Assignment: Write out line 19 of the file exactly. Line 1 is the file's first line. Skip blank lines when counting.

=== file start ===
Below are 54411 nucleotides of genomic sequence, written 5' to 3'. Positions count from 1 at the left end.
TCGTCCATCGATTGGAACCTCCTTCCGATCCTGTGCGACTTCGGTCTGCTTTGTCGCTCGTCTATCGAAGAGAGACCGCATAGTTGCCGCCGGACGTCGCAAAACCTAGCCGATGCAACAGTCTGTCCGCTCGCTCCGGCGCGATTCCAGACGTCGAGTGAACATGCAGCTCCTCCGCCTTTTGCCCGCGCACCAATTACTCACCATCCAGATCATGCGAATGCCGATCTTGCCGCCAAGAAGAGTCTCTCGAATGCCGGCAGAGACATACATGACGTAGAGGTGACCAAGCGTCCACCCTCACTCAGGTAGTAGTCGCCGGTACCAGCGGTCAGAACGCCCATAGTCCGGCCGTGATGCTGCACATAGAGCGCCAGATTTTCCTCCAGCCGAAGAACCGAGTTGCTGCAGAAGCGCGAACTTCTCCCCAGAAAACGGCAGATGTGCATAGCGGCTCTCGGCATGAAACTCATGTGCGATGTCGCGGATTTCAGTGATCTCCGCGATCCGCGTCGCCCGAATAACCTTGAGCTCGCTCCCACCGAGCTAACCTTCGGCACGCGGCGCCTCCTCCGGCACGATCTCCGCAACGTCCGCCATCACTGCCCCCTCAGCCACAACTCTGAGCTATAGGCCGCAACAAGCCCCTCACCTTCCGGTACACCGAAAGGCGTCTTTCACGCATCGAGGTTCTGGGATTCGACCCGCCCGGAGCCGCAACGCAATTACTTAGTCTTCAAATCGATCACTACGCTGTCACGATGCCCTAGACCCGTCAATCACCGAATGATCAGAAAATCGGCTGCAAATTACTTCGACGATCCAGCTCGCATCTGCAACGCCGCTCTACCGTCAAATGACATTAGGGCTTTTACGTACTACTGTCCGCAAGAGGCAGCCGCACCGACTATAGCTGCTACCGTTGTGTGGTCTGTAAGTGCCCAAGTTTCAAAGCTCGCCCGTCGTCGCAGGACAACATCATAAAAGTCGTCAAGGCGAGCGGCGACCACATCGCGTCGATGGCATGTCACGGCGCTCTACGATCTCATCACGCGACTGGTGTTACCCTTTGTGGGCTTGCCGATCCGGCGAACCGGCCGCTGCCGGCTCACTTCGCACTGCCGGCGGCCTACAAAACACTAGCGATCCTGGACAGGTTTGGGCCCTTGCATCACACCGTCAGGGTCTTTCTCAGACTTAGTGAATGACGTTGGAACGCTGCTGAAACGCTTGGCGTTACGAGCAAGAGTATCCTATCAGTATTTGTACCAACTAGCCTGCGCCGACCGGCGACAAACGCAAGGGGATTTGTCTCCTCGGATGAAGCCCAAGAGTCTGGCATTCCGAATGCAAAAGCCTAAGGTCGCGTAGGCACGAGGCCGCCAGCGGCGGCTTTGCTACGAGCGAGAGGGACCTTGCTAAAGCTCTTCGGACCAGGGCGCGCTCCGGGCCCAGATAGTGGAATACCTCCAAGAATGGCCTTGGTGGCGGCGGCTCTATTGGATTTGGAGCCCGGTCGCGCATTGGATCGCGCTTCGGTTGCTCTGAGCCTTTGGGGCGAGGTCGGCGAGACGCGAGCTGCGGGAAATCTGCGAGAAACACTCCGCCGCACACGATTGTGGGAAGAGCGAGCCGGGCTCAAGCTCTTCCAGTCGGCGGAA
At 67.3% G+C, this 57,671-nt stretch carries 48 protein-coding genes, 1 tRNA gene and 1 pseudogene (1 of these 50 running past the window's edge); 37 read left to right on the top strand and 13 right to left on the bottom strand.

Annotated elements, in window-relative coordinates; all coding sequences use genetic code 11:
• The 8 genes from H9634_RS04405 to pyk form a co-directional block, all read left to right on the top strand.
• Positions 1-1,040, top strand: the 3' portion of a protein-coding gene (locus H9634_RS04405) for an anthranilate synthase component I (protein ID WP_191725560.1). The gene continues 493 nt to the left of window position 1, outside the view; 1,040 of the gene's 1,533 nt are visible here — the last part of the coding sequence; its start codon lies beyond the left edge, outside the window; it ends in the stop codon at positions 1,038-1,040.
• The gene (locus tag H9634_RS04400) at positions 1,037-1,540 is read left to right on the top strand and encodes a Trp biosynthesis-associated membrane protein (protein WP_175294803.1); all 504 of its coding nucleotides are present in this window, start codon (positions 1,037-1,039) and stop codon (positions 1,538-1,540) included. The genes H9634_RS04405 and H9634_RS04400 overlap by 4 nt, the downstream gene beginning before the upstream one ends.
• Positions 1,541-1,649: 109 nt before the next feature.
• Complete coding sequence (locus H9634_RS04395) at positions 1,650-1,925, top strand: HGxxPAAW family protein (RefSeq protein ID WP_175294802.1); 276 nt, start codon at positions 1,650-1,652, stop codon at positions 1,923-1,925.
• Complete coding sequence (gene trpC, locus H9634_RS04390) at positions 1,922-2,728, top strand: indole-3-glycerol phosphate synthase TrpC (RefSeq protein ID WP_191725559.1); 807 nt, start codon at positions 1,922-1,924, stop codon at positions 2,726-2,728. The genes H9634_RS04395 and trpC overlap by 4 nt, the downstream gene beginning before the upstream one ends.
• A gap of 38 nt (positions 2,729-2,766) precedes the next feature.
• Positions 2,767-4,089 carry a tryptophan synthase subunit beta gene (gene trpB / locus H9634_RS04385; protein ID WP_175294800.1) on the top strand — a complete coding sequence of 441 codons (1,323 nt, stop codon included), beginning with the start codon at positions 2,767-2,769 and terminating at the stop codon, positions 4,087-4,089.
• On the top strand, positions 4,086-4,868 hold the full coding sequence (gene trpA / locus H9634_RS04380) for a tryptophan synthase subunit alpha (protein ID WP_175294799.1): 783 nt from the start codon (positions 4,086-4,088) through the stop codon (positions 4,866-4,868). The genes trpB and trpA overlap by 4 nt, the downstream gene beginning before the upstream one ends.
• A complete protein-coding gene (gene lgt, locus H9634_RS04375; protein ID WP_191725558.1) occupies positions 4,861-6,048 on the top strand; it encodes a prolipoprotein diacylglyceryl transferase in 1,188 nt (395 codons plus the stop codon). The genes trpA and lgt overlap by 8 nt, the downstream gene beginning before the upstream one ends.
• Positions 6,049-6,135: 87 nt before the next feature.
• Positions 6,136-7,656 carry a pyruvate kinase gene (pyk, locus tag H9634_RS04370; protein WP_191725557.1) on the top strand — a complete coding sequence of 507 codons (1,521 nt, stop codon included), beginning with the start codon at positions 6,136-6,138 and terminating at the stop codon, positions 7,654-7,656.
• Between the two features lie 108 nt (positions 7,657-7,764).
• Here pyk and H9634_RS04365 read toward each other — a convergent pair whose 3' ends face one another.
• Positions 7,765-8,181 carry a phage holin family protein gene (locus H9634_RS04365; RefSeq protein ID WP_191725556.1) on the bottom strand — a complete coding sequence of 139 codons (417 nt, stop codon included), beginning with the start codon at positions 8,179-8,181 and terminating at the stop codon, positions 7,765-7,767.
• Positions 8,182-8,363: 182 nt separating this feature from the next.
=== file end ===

• Positions 7,765-8,181 carry a phage holin family protein gene (locus H9634_RS04365; RefSeq protein ID WP_191725556.1) on the bottom strand — a complete coding sequence of 139 codons (417 nt, stop codon included), beginning with the start codon at positions 8,179-8,181 and terminating at the stop codon, positions 7,765-7,767.